As we approach the ginormous Buddha sitting atop the mountain on Lantau Island in Hong Kong, I turn to my son Daniel and say: “So this elderly woman desperately wanted to see this famous Buddhist monk somewhere in the Himalayas. She was told it would be a long journey and that, once she got there, she could only say six words to him. She wouldn’t be dissuaded. So she takes a one-day airplane ride with changes in two cities, then a hot bus ride, followed by hours on a rickety train, and she has to wait in line for days. Finally, as she gets closer to the monk, she’s reminded, ‘Just six words.’ She nods, arrives at his cave and says to the long-bearded monk sitting in the lotus position, ‘Sheldon, it’s your mothuh. Come home.’”
Daniel laughs at the old JuBu joke, and then we set off to climb the 268 stairs that will take us up to the 34-meters tall, 250-ton Buddha overlooking a vast expanse of green mountains and valleys. It’s always been curious to me how many Jews are attracted to Buddhism, and how they manage to synthesize the two practices, becoming “JuBus”. The singer/songwriter Leonard Cohen, Ram Dass, numerous actors and actresses including Sarah Jessica Parker, Jerry Seinfeld, Larry David and Goldie Hawn , and many more– all are on record as being practicing Buddhists.
I want to tell Daniel that I hope I don’t have to hunt him down in a cave in the Himalayas sometime in the future, but I don’t. Nonetheless, I worry a little about it because, frankly, the same thing that was missing in mainstream Judaism that these JuBu’s were seeking is probably still missing. My guess is that they were looking for that oft maligned and easy-to-make-fun-of thing called spirituality, not something one normally associates with Judaism, which emphasizes practicing the laws, no matter how you feel about it. Yet, why should we not expect spirituality, demand it, of our religion? Isn’t that what a religion is supposed to provide? Not that spirituality is by definition at odds with rules, but sometimes, the laws might obscure or seem to replace the spirituality underlying them.
A few nights later, we’re at dinner with a Chinese woman who is a business associate of my husband, and her German boyfriend, a former Olympic athlete who currently works as a trainer for the Chinese basketball team. It’s a demanding, physical job and I ask him how he manages to keep up. He explains that he meditates every morning for an hour and a half, and then he has all the energy he needs. With more prompting from me, he tells me how it all began. He was traveling in India, didn’t have much money and was sleeping at the door of a Buddhist monastery. They invited him in after a few days on their doorstep and, he remained for four months. He cleaned the floors and did whatever needed to be done, and, as he observed the monks meditating, he started doing it, too. All of his learning was basically in silence, since they had no common language. He hadn’t been looking for enlightenment, just a place to stay. Since then, this former Olympic wrestler meditates every day and, “I just take it easy. Relax!”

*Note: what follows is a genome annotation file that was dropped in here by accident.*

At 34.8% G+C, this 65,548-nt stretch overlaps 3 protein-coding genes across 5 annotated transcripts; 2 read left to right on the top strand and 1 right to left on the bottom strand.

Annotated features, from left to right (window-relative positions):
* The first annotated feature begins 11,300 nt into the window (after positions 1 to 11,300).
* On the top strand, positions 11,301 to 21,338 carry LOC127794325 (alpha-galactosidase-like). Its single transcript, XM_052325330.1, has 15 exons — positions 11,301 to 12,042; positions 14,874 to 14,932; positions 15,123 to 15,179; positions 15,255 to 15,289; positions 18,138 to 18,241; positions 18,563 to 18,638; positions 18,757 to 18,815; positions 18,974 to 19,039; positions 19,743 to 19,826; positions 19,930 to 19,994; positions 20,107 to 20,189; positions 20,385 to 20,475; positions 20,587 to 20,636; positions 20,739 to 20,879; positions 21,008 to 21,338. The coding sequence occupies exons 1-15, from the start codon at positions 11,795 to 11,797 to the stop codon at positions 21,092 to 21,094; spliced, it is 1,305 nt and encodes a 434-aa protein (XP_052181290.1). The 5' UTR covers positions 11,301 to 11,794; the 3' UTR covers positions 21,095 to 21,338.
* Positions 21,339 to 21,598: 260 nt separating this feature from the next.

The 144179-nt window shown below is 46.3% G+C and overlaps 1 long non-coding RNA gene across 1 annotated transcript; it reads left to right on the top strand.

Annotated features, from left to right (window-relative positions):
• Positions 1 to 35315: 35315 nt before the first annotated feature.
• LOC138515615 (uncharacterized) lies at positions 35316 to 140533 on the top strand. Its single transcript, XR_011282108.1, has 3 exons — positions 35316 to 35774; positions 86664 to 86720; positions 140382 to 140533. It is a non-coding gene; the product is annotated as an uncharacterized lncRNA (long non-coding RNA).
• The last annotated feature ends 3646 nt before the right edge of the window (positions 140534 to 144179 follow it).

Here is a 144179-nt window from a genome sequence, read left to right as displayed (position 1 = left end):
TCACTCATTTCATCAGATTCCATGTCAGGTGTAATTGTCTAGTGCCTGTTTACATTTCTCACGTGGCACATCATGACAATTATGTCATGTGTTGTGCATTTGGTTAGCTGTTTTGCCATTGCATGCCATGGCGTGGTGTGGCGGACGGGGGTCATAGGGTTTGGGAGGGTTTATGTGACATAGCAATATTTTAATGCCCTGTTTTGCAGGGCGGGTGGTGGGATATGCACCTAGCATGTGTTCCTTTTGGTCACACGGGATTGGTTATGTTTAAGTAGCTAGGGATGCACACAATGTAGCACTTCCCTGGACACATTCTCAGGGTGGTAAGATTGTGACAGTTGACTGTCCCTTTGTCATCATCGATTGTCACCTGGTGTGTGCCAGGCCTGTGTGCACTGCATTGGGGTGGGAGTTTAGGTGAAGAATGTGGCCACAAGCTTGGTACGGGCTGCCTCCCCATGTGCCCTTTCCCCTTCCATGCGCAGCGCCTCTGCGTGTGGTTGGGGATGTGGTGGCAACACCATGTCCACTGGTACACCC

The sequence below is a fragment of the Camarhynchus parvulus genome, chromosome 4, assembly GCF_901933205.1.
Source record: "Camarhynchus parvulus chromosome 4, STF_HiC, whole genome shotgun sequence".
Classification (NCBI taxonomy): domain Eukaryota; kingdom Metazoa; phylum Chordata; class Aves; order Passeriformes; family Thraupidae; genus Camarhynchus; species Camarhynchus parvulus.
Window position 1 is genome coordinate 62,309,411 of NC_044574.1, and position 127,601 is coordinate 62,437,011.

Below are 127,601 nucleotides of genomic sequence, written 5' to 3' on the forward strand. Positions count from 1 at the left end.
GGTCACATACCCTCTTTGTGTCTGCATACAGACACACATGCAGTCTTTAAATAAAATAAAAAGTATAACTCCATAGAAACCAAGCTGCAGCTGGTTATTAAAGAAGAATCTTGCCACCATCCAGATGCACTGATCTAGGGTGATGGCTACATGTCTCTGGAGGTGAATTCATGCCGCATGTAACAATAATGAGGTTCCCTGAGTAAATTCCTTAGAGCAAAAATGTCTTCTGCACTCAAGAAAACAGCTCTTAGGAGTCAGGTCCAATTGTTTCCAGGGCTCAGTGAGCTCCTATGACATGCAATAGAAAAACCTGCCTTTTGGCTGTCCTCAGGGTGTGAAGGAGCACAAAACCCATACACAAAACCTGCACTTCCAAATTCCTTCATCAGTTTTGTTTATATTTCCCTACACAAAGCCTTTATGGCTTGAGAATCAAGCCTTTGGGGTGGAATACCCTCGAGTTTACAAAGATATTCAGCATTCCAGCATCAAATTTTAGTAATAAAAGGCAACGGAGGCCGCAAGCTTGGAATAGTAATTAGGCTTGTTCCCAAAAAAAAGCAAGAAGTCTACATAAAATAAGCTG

I’m reminded of another conversation about a different kind of accidental conversion that occurred earlier in the summer over dinner with a couple we’d literally just met while picking Daniel up at camp in Maine. Margaret had been raised Jewish in Scarsdale, had gone to Israel, worked for a Jewish agency, and went on an archaeological dig in Israel. However, in her mid-30s and not married, her father’s new, devoutly Christian wife had told her to pray the catechism, and she would meet the man she was to marry. She did so, met her husband, and that incident – the power of faith, of prayer - converted her to Christianity. But now, married to a non-Jewish man and with a daughter, she’s recently realized she wants her daughter to have an understanding of her Jewish background, and so she went to a rabbi to say that she wants to re-convert to Judaism. The rabbi told her that it was unnecessary. She never left.
Call yourself what you want, go to the ends of the earth, but if you’re a Jew–a non-practicing Jew, an atheist Jew, a JuBu, a Jewish Christian, or any other form of Jew you can think of–you can never leave home.
More articles by
More articles in
ZEEK is presented by The Jewish Daily Forward | Maintained by SimonAbramson.com